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Father qualifies as liver donor for ailing child
By Elliot Ferguson

The parents of adopted twin girls from Vietnam who both need life-saving liver donations have had half their prayers answered.

The girls’ father, Michael Wagner, found out Wednesday that he qualified to donate a portion of his liver to one of the girls.

The surgery is to take place within two weeks.

“That is amazing news,” Johanne Wagner, the girls’ mother, said Thursday morning.

Binh and Phuoc Wagner, 3, suffer from Alagille syndrome, a genetic disease that affects the liver, heart, kidney and other systems of the body.

The condition has attacked their livers and caused abnormalities in the ducts that carry bile from the liver to the gallbladder and small intestine. The result is a buildup of bile in the liver that prevents it from working properly to remove waste materials from the bloodstream.

Doctors at Toronto General Hospital, where the transplant is to take place, will decide which twin is in the best medical position to accept their father’s donation.

A donor for the second twin remains to be found.

While she is happy her husband qualified to donate his liver, Johanne Wagner also knows that until the transplant is complete, it could be called off at any moment.

Doctors will start working on Michael Wagner a couple of hours before the receiving twin is brought into the operating room.

Johanne Wagner said if surgeons discover anything unexpected or unusual after they open him up, they can call off the procedure. Plus, she added, there is no guarantee that the transplanted organ will be accepted by the girl’s body.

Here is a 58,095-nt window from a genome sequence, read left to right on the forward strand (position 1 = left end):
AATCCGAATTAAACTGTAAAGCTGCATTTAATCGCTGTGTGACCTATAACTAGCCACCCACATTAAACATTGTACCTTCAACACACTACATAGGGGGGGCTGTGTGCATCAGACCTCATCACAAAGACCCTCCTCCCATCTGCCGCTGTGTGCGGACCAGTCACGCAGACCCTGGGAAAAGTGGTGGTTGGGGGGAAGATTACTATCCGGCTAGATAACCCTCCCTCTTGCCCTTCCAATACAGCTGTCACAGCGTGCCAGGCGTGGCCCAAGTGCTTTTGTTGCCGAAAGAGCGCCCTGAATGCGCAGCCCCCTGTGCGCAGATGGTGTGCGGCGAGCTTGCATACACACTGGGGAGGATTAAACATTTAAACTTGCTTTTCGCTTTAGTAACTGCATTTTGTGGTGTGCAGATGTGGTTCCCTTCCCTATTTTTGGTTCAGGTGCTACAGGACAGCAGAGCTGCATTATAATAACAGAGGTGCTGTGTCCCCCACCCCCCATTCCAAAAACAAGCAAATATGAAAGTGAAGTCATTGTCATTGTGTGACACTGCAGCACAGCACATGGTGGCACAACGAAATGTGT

“We’re not out of the woods by any means,” she said. “We’re just trading one set of issues for another.”

With one donor lined up, Johanne Wagner said efforts can now be directed at finding a donor for the other twin.

“(Doctors) are hoping to do them very close together. They are really trying to minimize the impact on the family as much as possible,” said Johanne Wagner, who now must make arrangements for the family’s seven other children.

Their three oldest daughters plan to be in Toronto for the day of the surgery and Johanne Wagner said she would keep the twin not receiving her father’s liver with her and close to her sibling.

“I refuse to separate them,” she said. “They’ve been together since Day 1. They’ve always been together and I think that is what has kept them alive. Had they been separated, those girls wouldn’t be here anymore.

“Plus, I can’t see myself having one in surgery and being separated from the other one when they need to cuddle.”

A living donor must be a healthy adult between 18 and 60 years old, be in good shape with a body mass index of less than 35 and have a compatible blood type group — in the twins’ case either type A or O.

To qualify, living donors must go through a rigorous series of tests to determine if they are physically and medically able to donate.

The Wagners have set up a Facebook page, called Liver Transplants for our Vietnamese Twin Girls, to raise attention to the issue and encourage people to get screened as potential donors.

More information about live liver donation can be found online at the University Health Network website, www.uhn.ca/mot, and at the Ontario government’s Trillium Gift of Life Network website, www.giftoflife.on.ca.
Unrelated directed kidney donor in 2003, recipient and I both well.
626 time blood and platelet donor since 1976 and still giving!
Elected to the OPTN/UNOS Boards of Directors & Executive, Kidney Transplantation, and Ad Hoc Public Solicitation of Organ Donors Committees, 2005-2011
Proud grandpa!


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